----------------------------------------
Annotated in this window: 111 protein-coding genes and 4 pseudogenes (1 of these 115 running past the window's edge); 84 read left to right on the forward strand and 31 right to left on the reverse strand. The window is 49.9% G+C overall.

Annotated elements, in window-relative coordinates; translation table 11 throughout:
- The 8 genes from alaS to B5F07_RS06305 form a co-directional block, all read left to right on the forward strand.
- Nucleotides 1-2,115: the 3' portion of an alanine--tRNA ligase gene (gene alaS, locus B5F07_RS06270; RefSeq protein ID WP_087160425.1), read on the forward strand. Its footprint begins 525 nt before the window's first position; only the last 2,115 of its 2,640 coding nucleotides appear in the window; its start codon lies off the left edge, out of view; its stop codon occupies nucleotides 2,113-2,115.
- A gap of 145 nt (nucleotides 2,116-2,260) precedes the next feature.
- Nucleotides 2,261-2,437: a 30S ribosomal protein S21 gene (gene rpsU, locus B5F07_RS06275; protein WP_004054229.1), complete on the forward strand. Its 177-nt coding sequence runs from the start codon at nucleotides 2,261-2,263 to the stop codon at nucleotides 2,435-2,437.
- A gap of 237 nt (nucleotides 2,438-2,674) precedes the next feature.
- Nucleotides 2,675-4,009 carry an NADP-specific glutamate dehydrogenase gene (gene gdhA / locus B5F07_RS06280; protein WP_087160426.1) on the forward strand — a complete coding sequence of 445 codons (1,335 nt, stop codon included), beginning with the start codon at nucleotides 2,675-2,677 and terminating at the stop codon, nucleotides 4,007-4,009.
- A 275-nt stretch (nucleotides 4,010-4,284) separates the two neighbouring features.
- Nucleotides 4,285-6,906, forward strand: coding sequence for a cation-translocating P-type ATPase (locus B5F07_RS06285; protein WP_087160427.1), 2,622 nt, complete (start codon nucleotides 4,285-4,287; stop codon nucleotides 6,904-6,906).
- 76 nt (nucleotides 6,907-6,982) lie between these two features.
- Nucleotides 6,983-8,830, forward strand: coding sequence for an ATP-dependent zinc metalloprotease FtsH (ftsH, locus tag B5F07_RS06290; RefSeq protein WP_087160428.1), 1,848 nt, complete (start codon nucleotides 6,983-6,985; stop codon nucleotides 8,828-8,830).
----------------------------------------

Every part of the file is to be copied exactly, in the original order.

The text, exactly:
Annotated in this window: 111 protein-coding genes and 4 pseudogenes (1 of these 115 running past the window's edge); 84 read left to right on the forward strand and 31 right to left on the reverse strand. The window is 49.9% G+C overall.

Annotated elements, in window-relative coordinates; translation table 11 throughout:
- The 8 genes from alaS to B5F07_RS06305 form a co-directional block, all read left to right on the forward strand.
- Nucleotides 1-2,115: the 3' portion of an alanine--tRNA ligase gene (gene alaS, locus B5F07_RS06270; RefSeq protein ID WP_087160425.1), read on the forward strand. Its footprint begins 525 nt before the window's first position; only the last 2,115 of its 2,640 coding nucleotides appear in the window; its start codon lies off the left edge, out of view; its stop codon occupies nucleotides 2,113-2,115.
- A gap of 145 nt (nucleotides 2,116-2,260) precedes the next feature.
- Nucleotides 2,261-2,437: a 30S ribosomal protein S21 gene (gene rpsU, locus B5F07_RS06275; protein WP_004054229.1), complete on the forward strand. Its 177-nt coding sequence runs from the start codon at nucleotides 2,261-2,263 to the stop codon at nucleotides 2,435-2,437.
- A gap of 237 nt (nucleotides 2,438-2,674) precedes the next feature.
- Nucleotides 2,675-4,009 carry an NADP-specific glutamate dehydrogenase gene (gene gdhA / locus B5F07_RS06280; protein WP_087160426.1) on the forward strand — a complete coding sequence of 445 codons (1,335 nt, stop codon included), beginning with the start codon at nucleotides 2,675-2,677 and terminating at the stop codon, nucleotides 4,007-4,009.
- A 275-nt stretch (nucleotides 4,010-4,284) separates the two neighbouring features.
- Nucleotides 4,285-6,906, forward strand: coding sequence for a cation-translocating P-type ATPase (locus B5F07_RS06285; protein WP_087160427.1), 2,622 nt, complete (start codon nucleotides 4,285-4,287; stop codon nucleotides 6,904-6,906).
- 76 nt (nucleotides 6,907-6,982) lie between these two features.
- Nucleotides 6,983-8,830, forward strand: coding sequence for an ATP-dependent zinc metalloprotease FtsH (ftsH, locus tag B5F07_RS06290; RefSeq protein WP_087160428.1), 1,848 nt, complete (start codon nucleotides 6,983-6,985; stop codon nucleotides 8,828-8,830).